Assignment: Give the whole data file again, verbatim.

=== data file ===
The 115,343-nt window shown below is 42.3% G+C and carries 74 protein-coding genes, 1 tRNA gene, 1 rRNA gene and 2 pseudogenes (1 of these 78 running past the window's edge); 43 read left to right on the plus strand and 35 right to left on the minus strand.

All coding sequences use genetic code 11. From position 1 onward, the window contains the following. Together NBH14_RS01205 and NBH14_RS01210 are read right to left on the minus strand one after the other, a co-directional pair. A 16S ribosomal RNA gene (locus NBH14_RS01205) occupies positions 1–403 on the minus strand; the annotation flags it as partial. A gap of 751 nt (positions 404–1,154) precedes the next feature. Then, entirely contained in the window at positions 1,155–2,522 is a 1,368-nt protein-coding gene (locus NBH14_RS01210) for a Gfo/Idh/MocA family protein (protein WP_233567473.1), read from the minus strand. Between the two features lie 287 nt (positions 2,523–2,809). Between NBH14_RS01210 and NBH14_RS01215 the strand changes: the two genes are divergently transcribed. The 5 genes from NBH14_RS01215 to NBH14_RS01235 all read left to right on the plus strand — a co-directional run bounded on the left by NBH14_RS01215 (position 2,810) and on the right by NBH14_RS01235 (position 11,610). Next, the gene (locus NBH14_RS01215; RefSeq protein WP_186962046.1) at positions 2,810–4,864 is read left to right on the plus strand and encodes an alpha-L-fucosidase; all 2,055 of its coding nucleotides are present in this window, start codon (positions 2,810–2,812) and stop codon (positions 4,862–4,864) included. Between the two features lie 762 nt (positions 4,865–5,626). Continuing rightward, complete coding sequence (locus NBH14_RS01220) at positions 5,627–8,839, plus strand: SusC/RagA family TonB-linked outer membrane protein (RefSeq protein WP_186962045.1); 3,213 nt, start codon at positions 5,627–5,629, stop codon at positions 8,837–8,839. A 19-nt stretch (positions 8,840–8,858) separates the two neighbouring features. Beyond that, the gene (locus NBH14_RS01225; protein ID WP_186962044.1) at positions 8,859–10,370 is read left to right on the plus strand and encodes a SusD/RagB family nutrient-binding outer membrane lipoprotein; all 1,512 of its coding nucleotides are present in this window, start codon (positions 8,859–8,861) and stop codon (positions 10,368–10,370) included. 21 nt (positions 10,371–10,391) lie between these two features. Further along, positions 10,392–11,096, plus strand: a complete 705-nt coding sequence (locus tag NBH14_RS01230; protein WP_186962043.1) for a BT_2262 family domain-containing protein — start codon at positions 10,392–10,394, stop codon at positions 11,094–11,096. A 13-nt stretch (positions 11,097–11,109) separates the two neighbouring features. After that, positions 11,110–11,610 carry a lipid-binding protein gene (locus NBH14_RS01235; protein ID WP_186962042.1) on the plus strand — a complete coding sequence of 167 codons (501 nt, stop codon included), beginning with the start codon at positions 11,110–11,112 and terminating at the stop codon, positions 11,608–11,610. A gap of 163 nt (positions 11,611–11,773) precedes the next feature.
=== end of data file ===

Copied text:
The 115,343-nt window shown below is 42.3% G+C and carries 74 protein-coding genes, 1 tRNA gene, 1 rRNA gene and 2 pseudogenes (1 of these 78 running past the window's edge); 43 read left to right on the plus strand and 35 right to left on the minus strand.

All coding sequences use genetic code 11. From position 1 onward, the window contains the following. Together NBH14_RS01205 and NBH14_RS01210 are read right to left on the minus strand one after the other, a co-directional pair. A 16S ribosomal RNA gene (locus NBH14_RS01205) occupies positions 1–403 on the minus strand; the annotation flags it as partial. A gap of 751 nt (positions 404–1,154) precedes the next feature. Then, entirely contained in the window at positions 1,155–2,522 is a 1,368-nt protein-coding gene (locus NBH14_RS01210) for a Gfo/Idh/MocA family protein (protein WP_233567473.1), read from the minus strand. Between the two features lie 287 nt (positions 2,523–2,809). Between NBH14_RS01210 and NBH14_RS01215 the strand changes: the two genes are divergently transcribed. The 5 genes from NBH14_RS01215 to NBH14_RS01235 all read left to right on the plus strand — a co-directional run bounded on the left by NBH14_RS01215 (position 2,810) and on the right by NBH14_RS01235 (position 11,610). Next, the gene (locus NBH14_RS01215; RefSeq protein WP_186962046.1) at positions 2,810–4,864 is read left to right on the plus strand and encodes an alpha-L-fucosidase; all 2,055 of its coding nucleotides are present in this window, start codon (positions 2,810–2,812) and stop codon (positions 4,862–4,864) included. Between the two features lie 762 nt (positions 4,865–5,626). Continuing rightward, complete coding sequence (locus NBH14_RS01220) at positions 5,627–8,839, plus strand: SusC/RagA family TonB-linked outer membrane protein (RefSeq protein WP_186962045.1); 3,213 nt, start codon at positions 5,627–5,629, stop codon at positions 8,837–8,839. A 19-nt stretch (positions 8,840–8,858) separates the two neighbouring features. Beyond that, the gene (locus NBH14_RS01225; protein ID WP_186962044.1) at positions 8,859–10,370 is read left to right on the plus strand and encodes a SusD/RagB family nutrient-binding outer membrane lipoprotein; all 1,512 of its coding nucleotides are present in this window, start codon (positions 8,859–8,861) and stop codon (positions 10,368–10,370) included. 21 nt (positions 10,371–10,391) lie between these two features. Further along, positions 10,392–11,096, plus strand: a complete 705-nt coding sequence (locus tag NBH14_RS01230; protein WP_186962043.1) for a BT_2262 family domain-containing protein — start codon at positions 10,392–10,394, stop codon at positions 11,094–11,096. A 13-nt stretch (positions 11,097–11,109) separates the two neighbouring features. After that, positions 11,110–11,610 carry a lipid-binding protein gene (locus NBH14_RS01235; protein ID WP_186962042.1) on the plus strand — a complete coding sequence of 167 codons (501 nt, stop codon included), beginning with the start codon at positions 11,110–11,112 and terminating at the stop codon, positions 11,608–11,610. A gap of 163 nt (positions 11,611–11,773) precedes the next feature.